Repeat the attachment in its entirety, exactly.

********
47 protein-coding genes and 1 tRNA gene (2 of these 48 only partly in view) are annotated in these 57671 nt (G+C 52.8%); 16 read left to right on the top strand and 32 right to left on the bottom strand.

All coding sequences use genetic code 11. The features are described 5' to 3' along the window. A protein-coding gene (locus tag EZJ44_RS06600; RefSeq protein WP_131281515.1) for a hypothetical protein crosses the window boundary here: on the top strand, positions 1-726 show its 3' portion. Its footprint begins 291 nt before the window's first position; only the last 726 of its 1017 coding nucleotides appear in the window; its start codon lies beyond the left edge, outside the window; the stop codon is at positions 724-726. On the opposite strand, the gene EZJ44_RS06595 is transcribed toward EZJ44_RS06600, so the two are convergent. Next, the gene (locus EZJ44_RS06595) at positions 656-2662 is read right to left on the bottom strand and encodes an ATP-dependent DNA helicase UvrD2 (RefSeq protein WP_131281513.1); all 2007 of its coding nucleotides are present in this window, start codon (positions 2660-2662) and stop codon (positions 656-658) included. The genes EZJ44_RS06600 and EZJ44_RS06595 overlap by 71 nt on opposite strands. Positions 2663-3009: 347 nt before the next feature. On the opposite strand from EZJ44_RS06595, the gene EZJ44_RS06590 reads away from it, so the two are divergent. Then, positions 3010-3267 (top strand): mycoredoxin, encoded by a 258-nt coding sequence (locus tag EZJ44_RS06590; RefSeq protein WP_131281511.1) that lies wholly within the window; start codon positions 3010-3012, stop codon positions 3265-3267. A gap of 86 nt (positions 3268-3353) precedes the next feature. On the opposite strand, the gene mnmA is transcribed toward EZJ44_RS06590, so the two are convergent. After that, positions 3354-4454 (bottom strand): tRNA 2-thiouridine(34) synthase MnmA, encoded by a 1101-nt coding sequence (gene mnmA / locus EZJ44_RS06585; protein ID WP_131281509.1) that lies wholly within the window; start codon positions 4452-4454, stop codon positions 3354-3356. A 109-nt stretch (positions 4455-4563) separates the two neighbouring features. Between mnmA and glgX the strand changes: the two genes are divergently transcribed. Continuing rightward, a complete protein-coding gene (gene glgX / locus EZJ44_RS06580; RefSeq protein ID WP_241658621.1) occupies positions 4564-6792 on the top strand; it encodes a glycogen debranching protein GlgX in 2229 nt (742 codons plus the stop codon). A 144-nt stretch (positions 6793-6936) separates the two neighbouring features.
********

47 protein-coding genes and 1 tRNA gene (2 of these 48 only partly in view) are annotated in these 57671 nt (G+C 52.8%); 16 read left to right on the top strand and 32 right to left on the bottom strand.

All coding sequences use genetic code 11. The features are described 5' to 3' along the window. A protein-coding gene (locus tag EZJ44_RS06600; RefSeq protein WP_131281515.1) for a hypothetical protein crosses the window boundary here: on the top strand, positions 1-726 show its 3' portion. Its footprint begins 291 nt before the window's first position; only the last 726 of its 1017 coding nucleotides appear in the window; its start codon lies beyond the left edge, outside the window; the stop codon is at positions 724-726. On the opposite strand, the gene EZJ44_RS06595 is transcribed toward EZJ44_RS06600, so the two are convergent. Next, the gene (locus EZJ44_RS06595) at positions 656-2662 is read right to left on the bottom strand and encodes an ATP-dependent DNA helicase UvrD2 (RefSeq protein WP_131281513.1); all 2007 of its coding nucleotides are present in this window, start codon (positions 2660-2662) and stop codon (positions 656-658) included. The genes EZJ44_RS06600 and EZJ44_RS06595 overlap by 71 nt on opposite strands. Positions 2663-3009: 347 nt before the next feature. On the opposite strand from EZJ44_RS06595, the gene EZJ44_RS06590 reads away from it, so the two are divergent. Then, positions 3010-3267 (top strand): mycoredoxin, encoded by a 258-nt coding sequence (locus tag EZJ44_RS06590; RefSeq protein WP_131281511.1) that lies wholly within the window; start codon positions 3010-3012, stop codon positions 3265-3267. A gap of 86 nt (positions 3268-3353) precedes the next feature. On the opposite strand, the gene mnmA is transcribed toward EZJ44_RS06590, so the two are convergent. After that, positions 3354-4454 (bottom strand): tRNA 2-thiouridine(34) synthase MnmA, encoded by a 1101-nt coding sequence (gene mnmA / locus EZJ44_RS06585; protein ID WP_131281509.1) that lies wholly within the window; start codon positions 4452-4454, stop codon positions 3354-3356. A 109-nt stretch (positions 4455-4563) separates the two neighbouring features. Between mnmA and glgX the strand changes: the two genes are divergently transcribed. Continuing rightward, a complete protein-coding gene (gene glgX / locus EZJ44_RS06580; RefSeq protein ID WP_241658621.1) occupies positions 4564-6792 on the top strand; it encodes a glycogen debranching protein GlgX in 2229 nt (742 codons plus the stop codon). A 144-nt stretch (positions 6793-6936) separates the two neighbouring features.